Postcolonial Philosophy in Idlir Azizi’s Novel Terxhuman

Building Terxhuman on postcolonial thinking, hitherto absent in Albanian literature, Idlir Azizi has created a new literary genre.

By rebelling against his country’s dominant Euro-centric discourse and disobeying the fundamental rules of Albanian grammar, writer Idlir Azizi has created a new kind of Albanian literature. In today’s essay, researcher Adem Ferizaj analyzes Azizi’s Terxhuman and helps us understand the implications it might have for Albanian-language literature and Albania as a whole.

The pyramid crisis in Albania and the Kosovo Liberation War are the only two Albanian incidents that simultaneously made headlines in The New York Times, Le Monde, and Frankfurter Allgemeine Zeitung in the 1990s. Since Western journalists’ interest in the Albanian lands depends on political turmoil in the Balkans that could ruin European “geopolitical stability,” this comes as no surprise. When Western editorial offices are urgently in need of articles about this region, the local who organizes meetings, provides information on the addressed issue, and translates interviews becomes indispensable for them.

In Albania, this local is often referred to as a “fixer,” although the word terxhuman (which shares a root with the English “dragoman”) is used as well. The latter is also the title of Idlir Azizi’s 2010 novel, which takes this profession as a starting point to address Western arrogance towards Albanians and to provide an unprecedented analysis of Albanian society. In a very original way, Azizi deconstructs the mainstream Albanian discourses that are based on Eurocentric concepts, or, to put it differently, on Western arrogance towards Albanians. In this way, Terxhuman (which has yet to be translated into English) interprets Albanian reality in an alternative and postcolonial way. Such an analysis did not previously exist in contemporary Albanian literature.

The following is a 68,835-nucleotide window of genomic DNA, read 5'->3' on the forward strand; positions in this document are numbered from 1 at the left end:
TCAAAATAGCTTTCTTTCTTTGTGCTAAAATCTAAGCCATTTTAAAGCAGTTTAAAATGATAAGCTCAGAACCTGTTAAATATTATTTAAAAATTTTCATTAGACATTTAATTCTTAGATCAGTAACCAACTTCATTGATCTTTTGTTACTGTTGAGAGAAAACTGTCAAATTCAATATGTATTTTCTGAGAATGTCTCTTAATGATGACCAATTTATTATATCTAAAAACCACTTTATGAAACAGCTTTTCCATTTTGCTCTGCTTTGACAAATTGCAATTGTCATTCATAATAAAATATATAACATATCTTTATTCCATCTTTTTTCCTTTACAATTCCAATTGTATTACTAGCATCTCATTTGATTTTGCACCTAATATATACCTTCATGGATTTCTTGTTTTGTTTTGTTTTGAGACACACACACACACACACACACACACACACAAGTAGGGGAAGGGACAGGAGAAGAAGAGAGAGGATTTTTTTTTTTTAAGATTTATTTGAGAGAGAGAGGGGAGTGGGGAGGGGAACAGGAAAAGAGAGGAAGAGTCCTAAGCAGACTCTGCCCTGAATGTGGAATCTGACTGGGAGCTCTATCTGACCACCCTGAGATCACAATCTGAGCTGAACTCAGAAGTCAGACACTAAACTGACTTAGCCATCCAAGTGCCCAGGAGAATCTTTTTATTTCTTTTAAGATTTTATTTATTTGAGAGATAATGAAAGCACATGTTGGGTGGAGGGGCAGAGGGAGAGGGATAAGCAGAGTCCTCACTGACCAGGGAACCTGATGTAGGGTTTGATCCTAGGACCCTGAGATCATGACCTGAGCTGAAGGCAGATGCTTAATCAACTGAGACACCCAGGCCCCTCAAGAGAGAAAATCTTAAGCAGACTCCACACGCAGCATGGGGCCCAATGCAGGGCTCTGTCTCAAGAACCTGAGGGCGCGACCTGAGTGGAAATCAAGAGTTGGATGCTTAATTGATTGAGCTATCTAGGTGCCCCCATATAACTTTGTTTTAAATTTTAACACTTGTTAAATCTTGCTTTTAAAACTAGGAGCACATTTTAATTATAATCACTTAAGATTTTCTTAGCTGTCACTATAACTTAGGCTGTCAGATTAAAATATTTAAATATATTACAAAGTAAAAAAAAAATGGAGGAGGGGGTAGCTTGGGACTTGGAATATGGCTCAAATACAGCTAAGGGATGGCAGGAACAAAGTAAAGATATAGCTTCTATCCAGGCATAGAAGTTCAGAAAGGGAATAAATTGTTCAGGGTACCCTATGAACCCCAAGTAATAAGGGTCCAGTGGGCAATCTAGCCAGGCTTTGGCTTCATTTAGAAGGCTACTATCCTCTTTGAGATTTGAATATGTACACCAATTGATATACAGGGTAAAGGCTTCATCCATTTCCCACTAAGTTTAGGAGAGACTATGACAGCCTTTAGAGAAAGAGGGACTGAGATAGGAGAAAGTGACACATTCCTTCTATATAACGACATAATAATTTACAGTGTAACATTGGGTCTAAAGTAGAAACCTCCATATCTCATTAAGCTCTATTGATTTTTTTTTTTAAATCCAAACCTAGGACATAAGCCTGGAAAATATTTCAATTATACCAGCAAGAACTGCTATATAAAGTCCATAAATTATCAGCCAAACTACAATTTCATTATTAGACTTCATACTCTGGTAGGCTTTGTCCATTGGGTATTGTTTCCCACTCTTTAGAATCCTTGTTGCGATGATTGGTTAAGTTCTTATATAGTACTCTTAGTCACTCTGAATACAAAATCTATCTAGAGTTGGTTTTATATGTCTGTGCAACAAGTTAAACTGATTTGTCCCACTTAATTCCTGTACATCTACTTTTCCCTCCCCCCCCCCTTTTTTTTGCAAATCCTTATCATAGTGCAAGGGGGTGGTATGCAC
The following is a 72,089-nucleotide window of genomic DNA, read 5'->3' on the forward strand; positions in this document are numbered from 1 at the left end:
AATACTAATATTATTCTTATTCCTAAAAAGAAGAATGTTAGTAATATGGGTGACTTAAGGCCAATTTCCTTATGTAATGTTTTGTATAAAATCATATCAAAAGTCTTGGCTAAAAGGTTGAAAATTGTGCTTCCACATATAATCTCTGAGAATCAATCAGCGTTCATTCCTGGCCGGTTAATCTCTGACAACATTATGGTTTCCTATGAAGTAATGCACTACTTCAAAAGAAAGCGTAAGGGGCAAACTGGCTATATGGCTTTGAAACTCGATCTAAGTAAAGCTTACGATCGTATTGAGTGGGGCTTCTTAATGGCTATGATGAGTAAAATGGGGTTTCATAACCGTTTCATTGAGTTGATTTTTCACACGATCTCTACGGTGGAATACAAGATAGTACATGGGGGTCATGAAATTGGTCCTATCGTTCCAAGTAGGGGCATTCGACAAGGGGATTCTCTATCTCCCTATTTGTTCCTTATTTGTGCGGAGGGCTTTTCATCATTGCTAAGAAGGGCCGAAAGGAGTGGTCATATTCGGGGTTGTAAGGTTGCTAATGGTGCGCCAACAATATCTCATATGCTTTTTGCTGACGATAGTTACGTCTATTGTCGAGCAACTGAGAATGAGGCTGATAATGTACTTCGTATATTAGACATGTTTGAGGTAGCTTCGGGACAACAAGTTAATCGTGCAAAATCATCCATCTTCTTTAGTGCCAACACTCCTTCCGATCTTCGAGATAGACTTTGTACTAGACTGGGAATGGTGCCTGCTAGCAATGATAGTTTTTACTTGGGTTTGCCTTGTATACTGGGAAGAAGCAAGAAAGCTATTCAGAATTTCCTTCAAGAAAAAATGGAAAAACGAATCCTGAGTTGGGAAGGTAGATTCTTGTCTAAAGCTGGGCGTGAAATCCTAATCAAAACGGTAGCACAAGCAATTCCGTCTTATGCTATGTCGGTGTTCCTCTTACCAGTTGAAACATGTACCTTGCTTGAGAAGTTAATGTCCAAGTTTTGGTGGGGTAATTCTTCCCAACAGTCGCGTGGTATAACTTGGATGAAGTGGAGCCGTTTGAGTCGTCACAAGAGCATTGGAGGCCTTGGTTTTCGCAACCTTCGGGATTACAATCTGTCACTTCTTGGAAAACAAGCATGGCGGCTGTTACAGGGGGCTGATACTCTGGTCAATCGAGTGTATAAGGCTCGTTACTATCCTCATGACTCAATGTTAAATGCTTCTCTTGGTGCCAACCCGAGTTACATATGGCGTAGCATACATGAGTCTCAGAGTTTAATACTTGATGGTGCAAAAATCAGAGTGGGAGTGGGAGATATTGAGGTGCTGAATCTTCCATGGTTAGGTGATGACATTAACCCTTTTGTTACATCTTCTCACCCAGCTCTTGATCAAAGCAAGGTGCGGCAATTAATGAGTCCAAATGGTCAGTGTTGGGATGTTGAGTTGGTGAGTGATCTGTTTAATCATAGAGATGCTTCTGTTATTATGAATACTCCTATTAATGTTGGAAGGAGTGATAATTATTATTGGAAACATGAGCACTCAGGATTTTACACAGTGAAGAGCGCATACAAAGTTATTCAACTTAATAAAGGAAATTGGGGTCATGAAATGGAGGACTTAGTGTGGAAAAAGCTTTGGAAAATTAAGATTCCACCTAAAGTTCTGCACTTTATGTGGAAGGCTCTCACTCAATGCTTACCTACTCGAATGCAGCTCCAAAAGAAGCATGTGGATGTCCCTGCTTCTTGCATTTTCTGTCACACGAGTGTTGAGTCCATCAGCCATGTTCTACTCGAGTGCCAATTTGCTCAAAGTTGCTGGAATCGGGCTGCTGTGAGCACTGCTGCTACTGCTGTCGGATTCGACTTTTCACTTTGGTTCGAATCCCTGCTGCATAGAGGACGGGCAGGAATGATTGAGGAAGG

“as long as albania has its position both in the east and in the west [ . . . ]”

In Terxhuman, a native Albanian is paid to work for a British football journalist from the Financial Times. The fixer clarifies in one of the first sentences of the book that he “will [make] good cash on this occasion, that is, compared to what is usually earned in albania.” This implies that the country’s economic misery forces a non-Westerner to accept a salary that is ridiculous by Western standards but “decent” enough for non-Western countries. In addition, the journalist exploits the Albanian by stealing the intellectual property he contributes during the field research. The absurdity of this lack of basic recognition becomes evident when one considers that the journalist entirely depends on the fixer for this crucial step of journalistic work.

Since the terxhuman has been despised by the Western traveler from the beginning of European colonialism, this exploitation is a historically continuous one. According to the researcher Sarga Moussa, quoted in the novel, there is even an elementary link between the work of the fixer and the “spread of Euro-Western colonial thought,” which dominates Albanian political and cultural discourse. The reader of Terxhuman also learns, for example, that Gjergj Qiriazi, who worked for the Austro-Hungarian empire, was one of the most important Albanian terxhumans of the nineteenth century.

In Terxhuman, the journalist’s treatment of the Albanian makes it clear who holds the whip in this relationship, which at the same time can be interpreted as a metaphor for the lack of Albanian political agency in relation to Europe.

[ . . . ] neither oriental, nor western [ . . . ]”

The terxhuman, one of the protagonists of Azizi’s book, basically does not speak. He is a passive figure. He listens, translates, and sometimes makes observations. But the fixer’s inner criticisms of the journalist are never expressed out loud. Moreover, the criticisms articulated in this manner are trivial, such as the Albanian’s comments on the clumsy participation of the Financial Times journalist in the ovations for the Albanian football team, which has just won a match against Greece.

The English journalist, the other central figure of Aziz’s Terxhuman, is an active figure and speaks all the time. In terms of content, the Westerner’s contribution reads like an introduction to postcolonial thinking. On the relationship between Albanians and the West, he says: “To be honest, I have only come across negative descriptions regarding albania. I wonder why albanians often refer to some supposedly positive western opinions on them and on albania.”